In this New England Journal of Medicine study that made headline news around the world, the subjects taking glucosamine only were getting no supplemental sulfur. Even the group getting the glucosamine and chondroitin was only getting a small amount of sulfur (from the chondroitin sulfate only).

Why the media attacked glucosamine

In an editorial appearing in the same issue of the New England Journal of Medicine, glucosamine was harshly criticized. It was obviously a lot easier for the media to echo one doctor’s condemnation than to take the time to read the actual study itself.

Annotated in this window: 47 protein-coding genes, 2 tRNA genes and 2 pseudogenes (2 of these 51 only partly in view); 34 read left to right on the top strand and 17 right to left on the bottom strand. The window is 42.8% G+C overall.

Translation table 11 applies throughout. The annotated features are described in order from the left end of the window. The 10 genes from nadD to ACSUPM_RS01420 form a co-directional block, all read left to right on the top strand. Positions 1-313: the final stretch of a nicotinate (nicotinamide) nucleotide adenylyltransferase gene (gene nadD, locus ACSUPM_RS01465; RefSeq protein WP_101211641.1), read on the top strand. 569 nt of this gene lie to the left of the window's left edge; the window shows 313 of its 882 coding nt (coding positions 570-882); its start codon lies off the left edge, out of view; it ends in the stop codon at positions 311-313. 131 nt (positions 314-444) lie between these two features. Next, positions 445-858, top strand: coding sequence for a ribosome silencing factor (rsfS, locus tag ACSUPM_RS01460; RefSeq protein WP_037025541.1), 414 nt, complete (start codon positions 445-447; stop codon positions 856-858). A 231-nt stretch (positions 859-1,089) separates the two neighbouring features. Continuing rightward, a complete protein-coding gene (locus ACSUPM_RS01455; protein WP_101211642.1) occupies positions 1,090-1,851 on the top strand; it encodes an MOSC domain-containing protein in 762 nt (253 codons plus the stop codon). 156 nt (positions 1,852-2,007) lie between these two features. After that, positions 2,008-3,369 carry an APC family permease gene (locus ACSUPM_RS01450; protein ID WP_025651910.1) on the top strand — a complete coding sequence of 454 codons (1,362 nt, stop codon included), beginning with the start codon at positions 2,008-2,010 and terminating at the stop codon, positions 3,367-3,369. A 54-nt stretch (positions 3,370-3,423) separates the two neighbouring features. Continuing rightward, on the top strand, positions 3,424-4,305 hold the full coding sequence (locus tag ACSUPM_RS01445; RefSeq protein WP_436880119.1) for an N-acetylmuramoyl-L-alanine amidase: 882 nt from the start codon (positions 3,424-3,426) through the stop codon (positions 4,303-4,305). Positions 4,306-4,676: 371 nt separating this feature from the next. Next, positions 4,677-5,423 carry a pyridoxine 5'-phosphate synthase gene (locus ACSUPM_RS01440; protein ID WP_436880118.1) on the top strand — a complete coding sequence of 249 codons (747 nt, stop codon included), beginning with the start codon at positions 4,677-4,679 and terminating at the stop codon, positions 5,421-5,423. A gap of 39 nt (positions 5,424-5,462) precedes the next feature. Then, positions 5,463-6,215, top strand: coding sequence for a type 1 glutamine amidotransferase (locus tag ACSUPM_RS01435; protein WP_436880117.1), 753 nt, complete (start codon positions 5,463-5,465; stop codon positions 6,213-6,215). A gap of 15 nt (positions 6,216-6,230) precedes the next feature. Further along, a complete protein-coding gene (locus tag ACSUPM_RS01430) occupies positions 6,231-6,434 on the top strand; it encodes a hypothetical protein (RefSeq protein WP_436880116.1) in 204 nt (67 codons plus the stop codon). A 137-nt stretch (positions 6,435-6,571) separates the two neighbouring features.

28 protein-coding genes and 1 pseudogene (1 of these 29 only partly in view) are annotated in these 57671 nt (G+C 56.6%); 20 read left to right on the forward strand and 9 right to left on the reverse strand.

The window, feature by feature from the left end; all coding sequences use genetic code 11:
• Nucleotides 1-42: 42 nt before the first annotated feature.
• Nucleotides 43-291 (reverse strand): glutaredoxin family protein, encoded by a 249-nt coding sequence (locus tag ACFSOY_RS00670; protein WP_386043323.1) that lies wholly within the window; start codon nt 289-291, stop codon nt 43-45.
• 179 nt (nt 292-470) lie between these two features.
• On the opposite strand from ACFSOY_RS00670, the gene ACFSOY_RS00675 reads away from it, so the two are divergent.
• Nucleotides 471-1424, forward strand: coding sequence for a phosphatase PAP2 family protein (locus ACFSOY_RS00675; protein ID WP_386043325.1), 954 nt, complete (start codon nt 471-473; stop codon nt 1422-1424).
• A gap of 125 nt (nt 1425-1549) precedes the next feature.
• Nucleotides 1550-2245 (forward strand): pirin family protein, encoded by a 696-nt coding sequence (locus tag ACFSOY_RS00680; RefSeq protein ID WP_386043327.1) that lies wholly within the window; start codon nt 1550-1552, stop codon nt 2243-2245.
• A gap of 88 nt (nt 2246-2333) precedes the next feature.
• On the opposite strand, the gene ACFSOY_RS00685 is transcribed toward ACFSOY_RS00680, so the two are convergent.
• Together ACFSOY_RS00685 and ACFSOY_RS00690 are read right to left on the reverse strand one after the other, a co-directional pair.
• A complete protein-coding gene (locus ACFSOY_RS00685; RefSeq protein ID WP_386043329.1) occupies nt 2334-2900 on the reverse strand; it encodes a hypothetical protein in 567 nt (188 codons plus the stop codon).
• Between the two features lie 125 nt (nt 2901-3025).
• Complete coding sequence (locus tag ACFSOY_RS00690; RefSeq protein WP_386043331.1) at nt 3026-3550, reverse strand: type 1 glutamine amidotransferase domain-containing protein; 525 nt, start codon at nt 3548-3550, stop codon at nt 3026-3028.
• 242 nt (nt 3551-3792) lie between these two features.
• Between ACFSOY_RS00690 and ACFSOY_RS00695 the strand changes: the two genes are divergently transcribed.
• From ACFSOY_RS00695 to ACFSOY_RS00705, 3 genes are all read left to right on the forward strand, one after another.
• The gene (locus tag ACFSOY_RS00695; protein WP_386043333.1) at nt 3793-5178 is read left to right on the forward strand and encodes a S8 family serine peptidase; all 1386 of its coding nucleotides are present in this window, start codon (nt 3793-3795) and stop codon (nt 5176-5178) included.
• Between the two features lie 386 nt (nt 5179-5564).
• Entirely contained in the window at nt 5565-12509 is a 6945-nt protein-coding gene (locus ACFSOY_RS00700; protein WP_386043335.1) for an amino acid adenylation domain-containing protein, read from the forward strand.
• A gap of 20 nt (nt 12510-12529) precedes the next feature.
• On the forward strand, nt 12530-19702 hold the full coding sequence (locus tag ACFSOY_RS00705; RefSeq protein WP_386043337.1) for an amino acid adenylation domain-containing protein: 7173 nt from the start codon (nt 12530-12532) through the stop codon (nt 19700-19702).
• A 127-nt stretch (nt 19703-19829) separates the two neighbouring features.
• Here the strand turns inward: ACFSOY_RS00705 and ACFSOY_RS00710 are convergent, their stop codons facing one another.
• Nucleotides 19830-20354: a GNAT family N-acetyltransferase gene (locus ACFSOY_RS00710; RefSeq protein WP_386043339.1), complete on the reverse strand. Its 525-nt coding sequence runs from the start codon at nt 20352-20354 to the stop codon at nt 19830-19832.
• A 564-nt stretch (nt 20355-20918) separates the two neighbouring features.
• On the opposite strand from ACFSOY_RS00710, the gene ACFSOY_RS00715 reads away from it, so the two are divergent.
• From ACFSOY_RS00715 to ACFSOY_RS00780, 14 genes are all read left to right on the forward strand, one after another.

This one doctor, by the way, receives consulting fees from Pfizer and Merck. In fact, a number of the authors of the glucosamine study published in the New England Journal of Medicine receive compensation from big pharma, mostly from Pfizer, which is the maker of Celebrex®. None of the study’s authors had an economic interest in glucosamine or chondroitin. Some in alternative medicine have said this is equivalent to having an opposing team’s referees dictate the outcome of a sporting event.

What most people don’t realize, however, is that it is not the obligation of the media to provide accurate reporting. The media is responsible for generating profits for its shareholders, which means they have to grab the public’s attention with sensational headlines that sell newspapers, TV viewing time, etc.